The Weather Channel typically sticks to reporting on science and weather, but it waded into politics on Tuesday, after climate skeptics had appropriated its work and presented it in a context that the channel considers incorrect and irresponsible.
In an editorial posted to Weather.com, the Weather Channel singled out last week’s Breitbart News article, headed “Global Temperatures Plunge. Icy Silence from Climate Alarmists.” The gist of the column on Breitbart, a right-wing news site whose former executive chair, Steve Bannon, is now working with President-elect Donald Trump, was that global land temperatures have dropped by one degree Celsius since the middle of this year and that this has been greeted with silence by media outlets that are supposedly pushing an “alarmist narrative.”
“The last three years may eventually come to be seen as the final death rattle of the global warming scare,” Breitbart columnist James Delingpole wrote.
Much to the Weather Channel’s chagrin, one of its videos — “La Niña in Pacific Affects Weather in New England” — was plastered prominently above the text.
“Breitbart had the legal right to use this clip as part of a content-sharing agreement with another company, but there should be no assumption that the Weather Company endorses the article associated with it,” the editorial reads.
According to the Weather Channel, the Breitbart column is “a prime example of cherry-picking,” in which a single item is taken out of context to build a misleading case. The article later attracted even more attention after the U.S. House Committee on Science, Space and Technology somewhat inexplicably shared it on Twitter.
But the Weather Channel, naturally, sides with the overwhelming scientific consensus that human activity is creating greenhouse gasses that are warming Earth’s climate — and will continue to do so.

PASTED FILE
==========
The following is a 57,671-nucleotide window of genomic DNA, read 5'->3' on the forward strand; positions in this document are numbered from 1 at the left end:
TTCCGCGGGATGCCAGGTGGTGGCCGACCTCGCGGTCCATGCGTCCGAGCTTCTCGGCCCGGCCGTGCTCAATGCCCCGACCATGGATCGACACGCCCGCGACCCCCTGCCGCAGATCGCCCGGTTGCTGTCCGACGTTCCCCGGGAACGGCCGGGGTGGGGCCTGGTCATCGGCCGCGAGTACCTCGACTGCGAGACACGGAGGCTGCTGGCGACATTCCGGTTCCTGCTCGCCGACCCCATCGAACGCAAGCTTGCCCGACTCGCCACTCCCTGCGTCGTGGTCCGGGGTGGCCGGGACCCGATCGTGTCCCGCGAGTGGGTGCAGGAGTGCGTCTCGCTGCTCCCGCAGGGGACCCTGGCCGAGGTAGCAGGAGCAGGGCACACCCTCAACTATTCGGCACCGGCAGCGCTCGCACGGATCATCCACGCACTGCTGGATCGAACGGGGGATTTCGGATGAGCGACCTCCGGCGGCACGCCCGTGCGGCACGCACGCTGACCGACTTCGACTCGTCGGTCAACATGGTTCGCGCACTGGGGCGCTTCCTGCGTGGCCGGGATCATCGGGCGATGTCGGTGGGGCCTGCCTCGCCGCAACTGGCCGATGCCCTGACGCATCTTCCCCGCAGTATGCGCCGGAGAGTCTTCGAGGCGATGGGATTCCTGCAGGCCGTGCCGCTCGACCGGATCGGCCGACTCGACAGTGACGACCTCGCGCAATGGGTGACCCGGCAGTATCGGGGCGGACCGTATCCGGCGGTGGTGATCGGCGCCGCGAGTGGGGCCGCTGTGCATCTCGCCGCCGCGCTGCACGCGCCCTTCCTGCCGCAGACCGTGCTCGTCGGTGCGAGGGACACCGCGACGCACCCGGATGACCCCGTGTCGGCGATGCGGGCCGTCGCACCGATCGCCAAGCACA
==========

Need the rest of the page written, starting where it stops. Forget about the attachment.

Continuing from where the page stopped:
To make its case, the Weather Channel refuted the Breitbart article’s hypothesis: that global land temperatures have fallen by one degree Celsius since the middle of this year.
“This number comes from one satellite-based estimate of temperatures above land areas in the lower atmosphere. Data from the other two groups that regularly publish satellite-based temperature estimates show smaller drops more typical of the decline one would expect after a strong El Niño event,” the Weather Channel said.
“Temperatures over land give an incomplete picture of global-scale temperature. Most of the planet — about 70 percent — is covered by water, and the land surface warms and cools more quickly than the ocean. Land-plus-ocean data from the other two satellite groups, released after the Breitbart article, show that Earth’s lower atmosphere actually set a record high in November 2016.”
A Breitbart editor, speaking anonymously to Business Insider, didn’t back down in the face of the Weather Channel’s criticism. “Environmentalist agenda drivers in the media can go back to their safe spaces now,” the editor said sarcastically.